Handwriting matters, but does cursive matter?
A lot of people, lately, have been making a lot of noise about the death of cursive handwriting. They don’t want cursive to die. Handwriting matters … But does cursive matter?
Research shows that the fastest and most legible handwriters avoid cursive. They join only some letters, not all of them: making the easiest joins, skipping the rest, and using print-like shapes for those letters whose cursive and printed shapes disagree. (Citation: Steve Graham, Virginia Berninger, and Naomi Weintraub. THE RELATIONSHIP BETWEEN HANDWRITING STYLE AND SPEED AND LEGIBILITY. 2001: on-line at http://www.sbac.edu/~werned/DATA/Brain%20research%20class/handwriting%20speed%20style%20legibility%20berninger.pdf )
To me (as a handwriting teacher), what’s even more interesting is something that the researcher didn’t mention: this semi-joined, almost print-like style’s very close to the style of the first handwriting textbooks ever published in our alphabet, almost 500 years ago in Renaissance Italy. (That’s right — semi-joined handwriting is a couple of centuries older thn conventional cursive styles with their ceaseless joining. In fact, the style of those early textbooks— called “Italic” from its Renaissance Italian roots — is the oldest handwriting style still in use today for our alphabet. Keep that in mind, if you value tradition in handwriting.)
What about _reading_ cursive? This matters vitally — it takes just 30 to 60 minutes to learn, and can be taught to a five- or six-year-old if the child knows how to read. The value of reading cursive is therefore no justification for writing it.
Of course, there are people asserting that cursive “helps brain development.” In fact the research on handwriting and brain development hasn’t found that these benefits are somehow limited to any one type of handwriting,
True, In some recent instances, those who are strongly invested in conventionsl cursive have at timrs misquoted the research establishing the benefits of handwriting: generally claiming that the research specified cursive as the sole source of these benefits. when in fact the research has not found this. enjoy asserting that cursive “helps brain development.” Those assertions that the cursive style somehow makes you smarter are never accompanied by details, because the research on handwriting and brain development has shown that the benefits of handwriting vs. typing apply to handwriting in _any_ style, not just to one particular style.
True, in some recent instances, people or organizations with an investment in cursive have misquoted the research. I will leave I o thm — and their customers — to ponder possible motives. (What wold we think if the owner of a Persian cat first found some research showing that cats catch more mice than dogs, then told other cat-owners that this meant Persians catch more mice than other breeds?)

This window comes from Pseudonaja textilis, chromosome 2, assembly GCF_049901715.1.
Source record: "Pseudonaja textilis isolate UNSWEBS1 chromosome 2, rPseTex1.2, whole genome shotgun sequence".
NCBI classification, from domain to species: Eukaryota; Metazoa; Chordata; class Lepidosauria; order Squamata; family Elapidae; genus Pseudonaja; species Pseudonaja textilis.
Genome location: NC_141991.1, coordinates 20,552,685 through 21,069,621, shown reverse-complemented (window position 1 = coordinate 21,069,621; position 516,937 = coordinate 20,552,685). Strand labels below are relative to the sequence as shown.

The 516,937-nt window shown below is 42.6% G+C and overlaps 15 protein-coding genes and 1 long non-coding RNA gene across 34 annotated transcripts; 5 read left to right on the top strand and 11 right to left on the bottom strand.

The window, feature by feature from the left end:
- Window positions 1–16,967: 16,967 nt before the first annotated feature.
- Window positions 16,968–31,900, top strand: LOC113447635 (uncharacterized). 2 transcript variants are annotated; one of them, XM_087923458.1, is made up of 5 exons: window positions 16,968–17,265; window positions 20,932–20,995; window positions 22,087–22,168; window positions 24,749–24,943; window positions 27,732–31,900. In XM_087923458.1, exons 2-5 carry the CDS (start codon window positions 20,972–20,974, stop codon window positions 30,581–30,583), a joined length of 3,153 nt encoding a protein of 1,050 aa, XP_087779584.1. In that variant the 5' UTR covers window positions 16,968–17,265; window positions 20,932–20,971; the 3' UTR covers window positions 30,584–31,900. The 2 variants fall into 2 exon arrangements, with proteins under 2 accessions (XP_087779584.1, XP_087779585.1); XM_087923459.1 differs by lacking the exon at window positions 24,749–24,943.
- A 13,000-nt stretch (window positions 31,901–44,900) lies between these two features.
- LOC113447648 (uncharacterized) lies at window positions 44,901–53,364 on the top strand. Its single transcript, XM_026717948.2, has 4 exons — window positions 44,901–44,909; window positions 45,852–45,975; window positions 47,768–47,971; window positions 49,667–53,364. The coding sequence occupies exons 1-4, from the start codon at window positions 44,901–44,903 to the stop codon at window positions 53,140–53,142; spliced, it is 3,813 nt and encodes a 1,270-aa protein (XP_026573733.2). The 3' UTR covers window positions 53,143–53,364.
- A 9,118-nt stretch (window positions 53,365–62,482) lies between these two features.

Similar to this is the lack of quantitative data attached to media repetitions of the statement about higher scores on the SAT if you write in cursive. To find the details, I phoned the College Board/Educational Testing Service (which creates, administers, and grades the SAT) to ask how large a difference there was. The response: “It’s statistically insignificant — averaging a fraction of a single point on this several-thousand-point-exam. In other words, it’s the same microscopic difference you would expect to find by pure chance between two randomly selected groups of students.” How far does a microscopic difference in scores justify several years of lessons in cursive letter formation?
What about signatures? Questioned document examiners (these are specialists in the identification of signatures, then verification of documents, etc.) inform me that the least forgeable signatures are the plainest. Most cursive signatures are loose scrawls: the rest, if they follow the rules of cursive all, are fairly complicated: these make a forger’s life easy.
The individuality of print-style (or other non-cursive style) writings is further shown by this: six months into the school year, any first-grade teacher can immediately identify (from the writing on an unsigned assignment) which of her 25 or 30 students wrote it.
There’s also this to consider: whatever your elementary school teacher may have been told by her elementary school teacher, cursive signatures have no special legal validity over signatures written in any other way. (On this, I could quote legal sources — and lawyers — but that would take more room than a letter permits. So don’t take my word for this: talk to any attorney.)
In short, there is neither common sense, nor fact, nor legal necessity, behind the idolatry of cursive. Remember that research about the fastest, most legible handwriters? Most people who write that way were never taught to do it. Like the rest of us, they’d probably been taught otherwise. They had to stumble on those useful habits themselves, by consciously or unconsciously discarding what didn’t work in the printing or cursive styles they’d been taught, and keeping the best components of what was left — which meant breaking some of the rules they had been taught. But why leave it to chance and breaking the rules? There are books and (in the texting age) software designed to teach those better habits from the get-go and save handwriting for the twenty-first century. (Which ones? A letter like this is not the place for product reviews — though I welcome reader inquiries.)
Yours for better letters,
Kate Gladstone — CEO, Handwriting Repair/Handwriting That Works
Director, the World Handwriting Contest
Co-Designer, BETTER LETTERS handwriting trainer app for iPhone/iPad